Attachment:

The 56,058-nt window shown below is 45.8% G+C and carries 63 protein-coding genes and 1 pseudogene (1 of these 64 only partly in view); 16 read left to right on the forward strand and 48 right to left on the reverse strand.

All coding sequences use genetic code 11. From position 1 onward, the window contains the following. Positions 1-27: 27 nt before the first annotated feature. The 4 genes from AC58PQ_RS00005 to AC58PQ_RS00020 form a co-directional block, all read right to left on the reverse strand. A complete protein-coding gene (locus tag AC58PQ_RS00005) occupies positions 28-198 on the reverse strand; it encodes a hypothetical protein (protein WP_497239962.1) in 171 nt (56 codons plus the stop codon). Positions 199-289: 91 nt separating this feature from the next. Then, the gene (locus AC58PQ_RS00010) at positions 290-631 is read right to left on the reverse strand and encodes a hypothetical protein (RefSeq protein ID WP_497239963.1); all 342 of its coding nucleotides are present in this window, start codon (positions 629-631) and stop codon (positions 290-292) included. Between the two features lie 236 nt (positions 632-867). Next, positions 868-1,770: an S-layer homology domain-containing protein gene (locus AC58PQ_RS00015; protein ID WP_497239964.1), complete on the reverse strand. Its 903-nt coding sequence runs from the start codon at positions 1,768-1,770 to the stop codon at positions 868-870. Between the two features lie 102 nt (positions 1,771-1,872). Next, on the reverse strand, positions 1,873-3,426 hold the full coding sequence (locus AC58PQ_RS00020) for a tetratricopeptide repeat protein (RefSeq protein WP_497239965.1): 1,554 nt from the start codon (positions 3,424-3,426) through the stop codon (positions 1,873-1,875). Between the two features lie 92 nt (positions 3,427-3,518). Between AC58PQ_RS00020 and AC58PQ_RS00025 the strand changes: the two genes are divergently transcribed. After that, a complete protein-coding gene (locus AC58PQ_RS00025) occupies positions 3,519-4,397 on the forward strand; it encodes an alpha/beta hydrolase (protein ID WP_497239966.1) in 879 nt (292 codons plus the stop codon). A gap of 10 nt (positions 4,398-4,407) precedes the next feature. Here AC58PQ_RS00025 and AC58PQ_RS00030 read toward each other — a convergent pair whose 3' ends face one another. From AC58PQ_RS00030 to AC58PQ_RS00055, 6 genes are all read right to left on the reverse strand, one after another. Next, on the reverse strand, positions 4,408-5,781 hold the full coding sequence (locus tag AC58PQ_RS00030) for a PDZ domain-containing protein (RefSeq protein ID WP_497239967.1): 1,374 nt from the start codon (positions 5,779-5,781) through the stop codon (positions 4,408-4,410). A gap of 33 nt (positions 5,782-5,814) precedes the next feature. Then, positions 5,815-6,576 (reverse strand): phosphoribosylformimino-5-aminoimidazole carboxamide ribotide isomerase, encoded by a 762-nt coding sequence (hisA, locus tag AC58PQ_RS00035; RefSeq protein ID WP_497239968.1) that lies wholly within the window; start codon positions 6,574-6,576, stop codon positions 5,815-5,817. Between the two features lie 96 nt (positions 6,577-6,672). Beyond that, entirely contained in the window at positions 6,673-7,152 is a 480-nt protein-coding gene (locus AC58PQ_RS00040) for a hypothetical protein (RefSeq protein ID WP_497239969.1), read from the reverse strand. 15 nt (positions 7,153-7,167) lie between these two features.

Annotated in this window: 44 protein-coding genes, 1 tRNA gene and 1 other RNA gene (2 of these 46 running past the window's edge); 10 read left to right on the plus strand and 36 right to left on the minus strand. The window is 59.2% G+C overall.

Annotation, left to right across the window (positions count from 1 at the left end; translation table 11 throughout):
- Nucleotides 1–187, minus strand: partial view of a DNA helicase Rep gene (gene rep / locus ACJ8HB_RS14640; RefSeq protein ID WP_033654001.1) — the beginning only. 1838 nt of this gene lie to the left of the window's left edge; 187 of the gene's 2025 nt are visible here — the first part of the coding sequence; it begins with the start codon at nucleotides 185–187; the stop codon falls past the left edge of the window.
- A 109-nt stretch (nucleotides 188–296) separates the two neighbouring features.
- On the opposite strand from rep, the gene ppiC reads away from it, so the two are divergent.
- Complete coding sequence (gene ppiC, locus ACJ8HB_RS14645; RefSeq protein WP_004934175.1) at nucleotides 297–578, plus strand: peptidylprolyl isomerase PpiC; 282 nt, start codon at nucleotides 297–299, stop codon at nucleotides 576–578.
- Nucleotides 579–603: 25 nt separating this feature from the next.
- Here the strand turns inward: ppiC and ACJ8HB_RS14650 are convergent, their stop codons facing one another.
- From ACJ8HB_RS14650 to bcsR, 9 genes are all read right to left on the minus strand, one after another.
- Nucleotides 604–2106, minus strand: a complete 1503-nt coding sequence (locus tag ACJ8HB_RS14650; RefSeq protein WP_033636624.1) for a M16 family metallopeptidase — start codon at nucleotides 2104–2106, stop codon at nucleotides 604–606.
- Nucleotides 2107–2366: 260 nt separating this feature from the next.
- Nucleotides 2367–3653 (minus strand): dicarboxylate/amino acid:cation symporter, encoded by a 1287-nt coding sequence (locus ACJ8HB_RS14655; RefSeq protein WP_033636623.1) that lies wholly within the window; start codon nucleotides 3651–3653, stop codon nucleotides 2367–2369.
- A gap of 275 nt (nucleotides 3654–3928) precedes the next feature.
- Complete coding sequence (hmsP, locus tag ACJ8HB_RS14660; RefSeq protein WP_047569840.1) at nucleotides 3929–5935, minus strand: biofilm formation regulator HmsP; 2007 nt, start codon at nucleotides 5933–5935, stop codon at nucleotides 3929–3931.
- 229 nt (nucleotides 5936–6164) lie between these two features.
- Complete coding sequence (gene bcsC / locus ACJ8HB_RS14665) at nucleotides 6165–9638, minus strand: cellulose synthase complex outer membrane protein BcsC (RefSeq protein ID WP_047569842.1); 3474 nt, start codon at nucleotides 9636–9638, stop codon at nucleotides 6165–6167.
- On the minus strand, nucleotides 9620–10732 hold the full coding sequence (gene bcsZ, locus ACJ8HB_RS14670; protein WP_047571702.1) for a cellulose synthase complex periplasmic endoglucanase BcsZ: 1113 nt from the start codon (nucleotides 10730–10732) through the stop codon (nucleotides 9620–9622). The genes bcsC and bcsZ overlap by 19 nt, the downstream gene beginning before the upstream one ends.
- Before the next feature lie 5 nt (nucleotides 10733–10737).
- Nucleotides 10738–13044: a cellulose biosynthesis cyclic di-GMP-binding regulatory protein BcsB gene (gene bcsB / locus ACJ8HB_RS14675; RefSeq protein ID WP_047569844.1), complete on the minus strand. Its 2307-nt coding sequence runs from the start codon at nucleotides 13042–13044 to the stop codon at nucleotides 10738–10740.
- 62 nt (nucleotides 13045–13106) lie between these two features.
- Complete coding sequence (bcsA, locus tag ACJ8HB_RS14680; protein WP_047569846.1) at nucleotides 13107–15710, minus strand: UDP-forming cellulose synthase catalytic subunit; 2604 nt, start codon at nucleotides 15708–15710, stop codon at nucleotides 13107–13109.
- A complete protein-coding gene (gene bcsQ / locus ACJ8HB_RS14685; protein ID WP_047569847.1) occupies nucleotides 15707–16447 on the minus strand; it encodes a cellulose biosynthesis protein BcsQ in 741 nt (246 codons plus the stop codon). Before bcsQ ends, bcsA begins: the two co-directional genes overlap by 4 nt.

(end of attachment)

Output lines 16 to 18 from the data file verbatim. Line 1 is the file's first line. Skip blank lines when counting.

- Complete coding sequence (hmsP, locus tag ACJ8HB_RS14660; RefSeq protein WP_047569840.1) at nucleotides 3929–5935, minus strand: biofilm formation regulator HmsP; 2007 nt, start codon at nucleotides 5933–5935, stop codon at nucleotides 3929–3931.
- 229 nt (nucleotides 5936–6164) lie between these two features.
- Complete coding sequence (gene bcsC / locus ACJ8HB_RS14665) at nucleotides 6165–9638, minus strand: cellulose synthase complex outer membrane protein BcsC (RefSeq protein ID WP_047569842.1); 3474 nt, start codon at nucleotides 9636–9638, stop codon at nucleotides 6165–6167.